Real estate is doing well, but not all parts of the sector. In the commercial space, offices and retail are getting hammered while warehouse, distribution and logistics centers are trending higher. The genuine star of real estate, however, is the residential group, specifically single-family homes. Large rental divisions are not keeping up because of Covid-19 related moratoriums on rental collection. It is the American dream to own a home, and that dream is reflecting one of the hottest markets in the global economy today.
Possibly from the beginning of human economic activity until recently, real estate went up during inflationary times. Inflation simply means rising prices, which can take place in specific pockets as well as the big picture. Internet stocks experienced inflation in 1999 while everything else was deflating. The last time the US economy saw broad based inflation was the 1970’s as oil prices shot up and everything else from food to real estate pushed up. Real estate has always been a way to protect and profit during periods of inflation. Well, not anymore.
As long as America avoids a full-scale war with China, we will never live through another period of rapidly rising prices in the stuff we buy to survive. I realize this is a shocking statement to some of you, especially if you worked during the 1970’s. But carve my words in stone, bury them in a time capsule, dig it up every 10 years for a century and I will still be proven correct. Prices can rise for short periods of time here or there, but real inflation in our lives is dead. Forever.
If inflation is dead, why are residential real estate prices going up so much lately? Interest rates. The market is being entirely driven by the all-time low interest rate environment we have been in since March. I know a lot of people attribute it to covid. Work from home is spiking home related projects. Lower spending on entertainment and other areas is increasing spending power for the house. None of that matters nearly as much as interest rates. If 15-year mortgages were five percent instead of half that amount, the residential market wouldn’t be this crazy. It is all about the low interest rates. Don’t believe me? Here is the proof.
Global interest rates are primarily set by the US government 10-year bond. The 10-year is the benchmark that everything else pings off. America was paying just under two percent in January to borrow money for 10 years. That rate crashed to less than a half a percent in early March as world economies came to a stop. Interest rates then began to fall in every corner until a few months ago when people could get a 15-year mortgage at less than three percent. Free money to buy a house, and that is exactly what people have been doing.
Housing related stocks have soared since March as the tide has lifted every boat in the group. Home Depot stock has doubled. ITB, a basket of home building companies, is up 130%. PKB, a basket of construction related firms, has advanced 150%, and PFSI, a mortgage service provider, has screamed ahead by 350%! It has been 15 years since this group did as well.
Here is the thing. The US 10-year plodded along near those low levels from late March to early June, when a spike took it to 95 basis points (just under one percent, or 100 basis points). All housing related stocks immediately pulled back. The 10-year receded until the middle of August and guess what? All housing related stocks went back up. As the 10-year jumped in August, housing stocks fell again. Over the last two weeks, the 10-year ran up to its highest level since early June, hitting 87 basis points last week. Housing stocks fell right on cue.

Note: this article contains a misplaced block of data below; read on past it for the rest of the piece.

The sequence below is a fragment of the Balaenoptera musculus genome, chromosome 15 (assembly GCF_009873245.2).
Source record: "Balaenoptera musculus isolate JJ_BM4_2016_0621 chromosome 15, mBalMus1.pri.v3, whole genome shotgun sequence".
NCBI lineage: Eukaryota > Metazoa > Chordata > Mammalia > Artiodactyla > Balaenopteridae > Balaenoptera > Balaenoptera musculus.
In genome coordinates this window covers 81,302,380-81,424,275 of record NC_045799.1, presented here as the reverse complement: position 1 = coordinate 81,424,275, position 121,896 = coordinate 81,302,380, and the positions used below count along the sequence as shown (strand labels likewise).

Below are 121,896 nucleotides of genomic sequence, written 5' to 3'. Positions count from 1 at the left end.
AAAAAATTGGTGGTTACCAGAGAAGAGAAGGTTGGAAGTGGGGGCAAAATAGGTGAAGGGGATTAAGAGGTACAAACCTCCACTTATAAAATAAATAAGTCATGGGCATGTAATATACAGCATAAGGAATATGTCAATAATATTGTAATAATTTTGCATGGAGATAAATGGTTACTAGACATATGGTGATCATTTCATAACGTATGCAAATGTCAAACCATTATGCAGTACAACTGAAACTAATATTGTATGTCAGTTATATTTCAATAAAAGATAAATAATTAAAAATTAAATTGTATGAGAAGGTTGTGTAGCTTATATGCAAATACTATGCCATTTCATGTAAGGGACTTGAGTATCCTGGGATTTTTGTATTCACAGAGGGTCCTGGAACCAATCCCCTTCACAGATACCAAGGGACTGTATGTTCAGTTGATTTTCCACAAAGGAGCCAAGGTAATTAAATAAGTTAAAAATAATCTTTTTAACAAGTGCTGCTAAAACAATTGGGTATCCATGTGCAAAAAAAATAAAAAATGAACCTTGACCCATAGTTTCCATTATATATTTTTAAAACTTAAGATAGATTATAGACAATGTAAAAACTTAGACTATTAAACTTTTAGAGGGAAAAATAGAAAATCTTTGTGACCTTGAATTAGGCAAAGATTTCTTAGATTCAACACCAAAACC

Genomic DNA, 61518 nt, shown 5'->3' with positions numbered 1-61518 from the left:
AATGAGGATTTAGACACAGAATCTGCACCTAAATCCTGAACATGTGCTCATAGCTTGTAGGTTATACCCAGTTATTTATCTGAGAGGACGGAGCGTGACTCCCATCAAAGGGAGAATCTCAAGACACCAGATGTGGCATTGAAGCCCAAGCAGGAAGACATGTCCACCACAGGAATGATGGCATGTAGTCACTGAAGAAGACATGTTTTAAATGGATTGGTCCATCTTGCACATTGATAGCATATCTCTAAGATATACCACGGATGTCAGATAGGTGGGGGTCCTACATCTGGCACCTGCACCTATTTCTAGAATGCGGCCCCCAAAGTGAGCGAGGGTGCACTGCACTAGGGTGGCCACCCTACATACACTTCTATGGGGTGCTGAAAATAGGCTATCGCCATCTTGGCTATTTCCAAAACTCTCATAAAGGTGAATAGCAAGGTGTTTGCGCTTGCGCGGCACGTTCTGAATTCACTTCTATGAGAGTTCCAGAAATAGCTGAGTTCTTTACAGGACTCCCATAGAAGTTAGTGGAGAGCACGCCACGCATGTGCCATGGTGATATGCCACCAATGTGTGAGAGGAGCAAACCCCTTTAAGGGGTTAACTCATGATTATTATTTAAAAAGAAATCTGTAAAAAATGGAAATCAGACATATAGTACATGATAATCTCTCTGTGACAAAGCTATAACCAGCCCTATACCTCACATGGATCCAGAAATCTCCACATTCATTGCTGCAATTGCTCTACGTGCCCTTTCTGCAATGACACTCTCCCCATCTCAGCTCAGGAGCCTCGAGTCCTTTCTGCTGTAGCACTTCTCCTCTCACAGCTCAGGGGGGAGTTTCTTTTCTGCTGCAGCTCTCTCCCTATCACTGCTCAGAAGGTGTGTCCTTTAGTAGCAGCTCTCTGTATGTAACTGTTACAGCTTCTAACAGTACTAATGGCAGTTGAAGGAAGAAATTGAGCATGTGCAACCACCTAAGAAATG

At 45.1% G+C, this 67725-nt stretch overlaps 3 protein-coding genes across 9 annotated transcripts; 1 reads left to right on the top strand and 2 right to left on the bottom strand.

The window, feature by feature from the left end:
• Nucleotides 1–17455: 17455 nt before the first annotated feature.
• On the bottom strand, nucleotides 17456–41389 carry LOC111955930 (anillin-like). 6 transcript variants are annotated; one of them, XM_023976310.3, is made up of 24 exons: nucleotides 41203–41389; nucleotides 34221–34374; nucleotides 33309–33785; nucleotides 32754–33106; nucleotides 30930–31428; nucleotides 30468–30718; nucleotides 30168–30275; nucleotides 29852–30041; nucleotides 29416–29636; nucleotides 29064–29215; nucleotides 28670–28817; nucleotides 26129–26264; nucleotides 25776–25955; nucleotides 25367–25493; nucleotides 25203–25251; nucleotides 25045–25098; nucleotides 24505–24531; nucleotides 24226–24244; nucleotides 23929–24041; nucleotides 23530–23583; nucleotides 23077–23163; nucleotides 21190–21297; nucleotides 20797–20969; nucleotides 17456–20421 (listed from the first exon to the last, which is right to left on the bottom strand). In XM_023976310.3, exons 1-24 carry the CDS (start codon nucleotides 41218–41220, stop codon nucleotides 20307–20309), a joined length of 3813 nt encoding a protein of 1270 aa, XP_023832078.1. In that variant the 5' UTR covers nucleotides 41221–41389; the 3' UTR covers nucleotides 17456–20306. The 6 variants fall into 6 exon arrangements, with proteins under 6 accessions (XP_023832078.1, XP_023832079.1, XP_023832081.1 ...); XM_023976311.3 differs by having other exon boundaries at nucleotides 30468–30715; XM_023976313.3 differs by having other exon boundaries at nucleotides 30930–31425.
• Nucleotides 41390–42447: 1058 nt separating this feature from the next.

The correlation between interest rates and the housing market will stay in place for quite a while. It is unlikely that America will ever see a crash in the housing market was like 2008 when prices in some areas like San Diego and Las Vegas dropped by 60% or more. If interest rates keep rising, however, home prices will stop rising as fast and may even go slightly negative. That will be enough to put the Two Chicks and a Hammer back in the toolbox for a bit.
The federal reserve still has enough ammunition and a conducive environment to maintain their agenda of steady, but somewhat low interest rates for a few years at least. The 10-year is probably locked in a trading range of 65 to 140 basis points for, well, 10 years. These are some of the best tools you need to keep your investing house in tip-top shape.
Emotions are high these days, and that can be easily seen in the stock market tool that measures the intensity of the swings, called the VIX. The VIX jumped up the last three days, closing at its highest level since June 11th. This is presenting us with the opportunity that I’ve been waiting for since September 2nd when TradeHawk sold a bunch of stock (at the EXACT high up to that point). The Beach already mentioned that it is once again time to be heavily invested in stocks. That idea is being emphasized here.
There are several internal stock market indicators that have exceeded their September 2nd levels, while stock market prices have yet to do so. The 80-year history of these indicators suggests prices will follow over coming months. I fully appreciate that many of you are nervous, anxious, and concerned. I am not. And when it comes to your investments, I suggest you should not be either. Stocks may continue the recent turbulent behavior for another few weeks, but the best probability outcome between now and February is a resumption of the intermediate uptrend which should take stocks to new highs and beyond.